“The clients get involved in all aspects of the process, but the development department is shielded from clients, because we’re not savvy to the medical industry,” says Rupke. “So, we have what we call product owners who are subject matter experts and they know the medical industry. You have Dr. Stern and Sharon Thomas (a software product owner), who’s a registered nurse, and they help us out with things specific to the medical industry.”
Once the software hits development stage, its creation is divided into specific tasks, which are doled out to teams of developers.
“We start writing what we call stories and tasks, to get the feature going,” explains Rupke. “As we develop it, we probably find some things we’re not able to do, so we go back to the solution phase. It could go all the way back to proposal, depending on the situation.”
Next, the completed product must be tested and validated. A team of quality assurance and embedded testers push the tool to its limits, to make sure it won’t crash the system or break when the client uses it.
Practice Velocity’s developers use a process called Scrum, part of the Agile software development method. This workflow emphasizes teamwork and prioritizes incremental production. Developers complete two-week “sprints” to complete specific tasks. The idea is to break work into short, achievable components of a working product that visibly move the team toward its goal.
“Right now, we’re at the end of our two-week sprint, so we get to show our work to our stakeholders, including Dr. Stern,” says Rupke. “All the developers get together and they demo what they’ve done.”
Practice Velocity is hiring aggressively. This spring, a job fair at the company headquarters drew more than 200 applicants, about 40 of whom were hired. Stern promises jobs are always open for experienced senior and junior software developers.
These positions are fundamental to Practice Velocity’s product, but they’re far from the only role you’ll find. Support jobs include titles like business analyst, quality assurance tester and collections specialist. And, because Practice Velocity hosts its own data, the company has a robust team of 14 IT specialists who maintain servers, train clients and troubleshoot tech issues.
Recruiting skilled developers is often a challenge in Rockford, where information-related jobs make up less than 1 percent of the workforce, according to the federal Bureau of Labor Statistics. Practice Velocity typically relies on hired recruiters and employee references to find skilled developers. Unfortunately, attracting them to a smaller market like Rockford has its challenges.
“I think this is a great place to live, but there are a lot of things people want that we don’t have here,” says Stern. “To me, there’s nothing I would want that isn’t here.”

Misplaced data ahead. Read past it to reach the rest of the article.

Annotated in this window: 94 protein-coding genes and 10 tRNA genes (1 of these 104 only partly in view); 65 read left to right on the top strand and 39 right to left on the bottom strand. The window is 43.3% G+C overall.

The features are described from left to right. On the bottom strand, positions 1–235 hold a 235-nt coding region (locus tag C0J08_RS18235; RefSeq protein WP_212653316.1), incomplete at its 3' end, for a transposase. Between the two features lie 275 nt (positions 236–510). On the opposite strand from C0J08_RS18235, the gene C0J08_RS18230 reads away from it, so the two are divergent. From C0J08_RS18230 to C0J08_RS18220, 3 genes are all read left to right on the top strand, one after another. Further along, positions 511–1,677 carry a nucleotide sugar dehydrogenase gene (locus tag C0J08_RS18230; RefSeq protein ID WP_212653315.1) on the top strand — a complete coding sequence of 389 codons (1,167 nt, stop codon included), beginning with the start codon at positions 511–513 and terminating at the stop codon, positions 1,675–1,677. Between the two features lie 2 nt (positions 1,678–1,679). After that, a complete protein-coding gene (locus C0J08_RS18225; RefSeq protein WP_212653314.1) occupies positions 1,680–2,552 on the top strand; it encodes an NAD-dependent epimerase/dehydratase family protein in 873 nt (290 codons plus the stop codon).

Stern finds he’s starting to attract top executives, from around the country, who were impressed by our region’s numerous recreational activities. Ayers, for example, had been working with a division of Humana in Dallas. Rick Cochran, Practice Velocity’s chief information officer, relocated from Denver.
On the other hand, those already interested in the Rockford area quickly find their way to Practice Velocity.
“We’ve found a significant number of people who are commuting a good distance who can now work nearer to home,” says Stern. “Some people want to come back to Rockford and have good software experience. There aren’t a lot of places for them to go, so we’ll get looked up pretty quickly. The big fish, small pond thing works pretty well for us, but the problem of the small pond doesn’t go away.”
Before the company moved to its current facility, Stern says, he was courted by the state of Wisconsin, even receiving a call from Gov. Scott Walker inviting him to relocate to Beloit. Stern says that, although it may be harder to find skilled employees here, he remains loyal to the Rockford region. In fact, he anticipates employing 300 people in the Machesney Park office by 2018.
Still, he’s supplementing his team with a new office in Madison, which is ramping up with six new jobs for software developers at all levels. Practice Velocity also is adding to its business portfolio with acquisitions of companies in Arizona, Montana, Colorado, Kentucky and elsewhere.
“The biggest company we acquired has grown 100 percent year-over-year in the past year,” says Stern. “We synergized with them beautifully. What they were doing was good and what we were able to do with them was help make them a great company.”
Stern emphasizes the company’s workplace. He’s seen the transformative effect that a positive, reinforcing team culture can have on his employees.
“The best letter I ever got was from a sixth grader who wrote in and said, ‘Thanks so much for hiring my mom. I didn’t used to like her, because she came home unhappy,’” recalls Stern. “The last line of her letter was this: Thanks for giving me my mom back. That made it all worth it. It’s not about how much money you have or how successful your business is. It’s how did you touch the lives around you?”
Inevitably, that positive culture can filter into the greater Rockford region.
“Making investments in our people is an investment in our city as well,” says Ayers. “The question becomes, ‘What if you make investments in these people and they leave?’ Well, it’s cliche, but the answer is, ‘What if we don’t, and they stay?’ By making these investments, if our people do go elsewhere in the community, we’ve still elevated the labor force in our community.”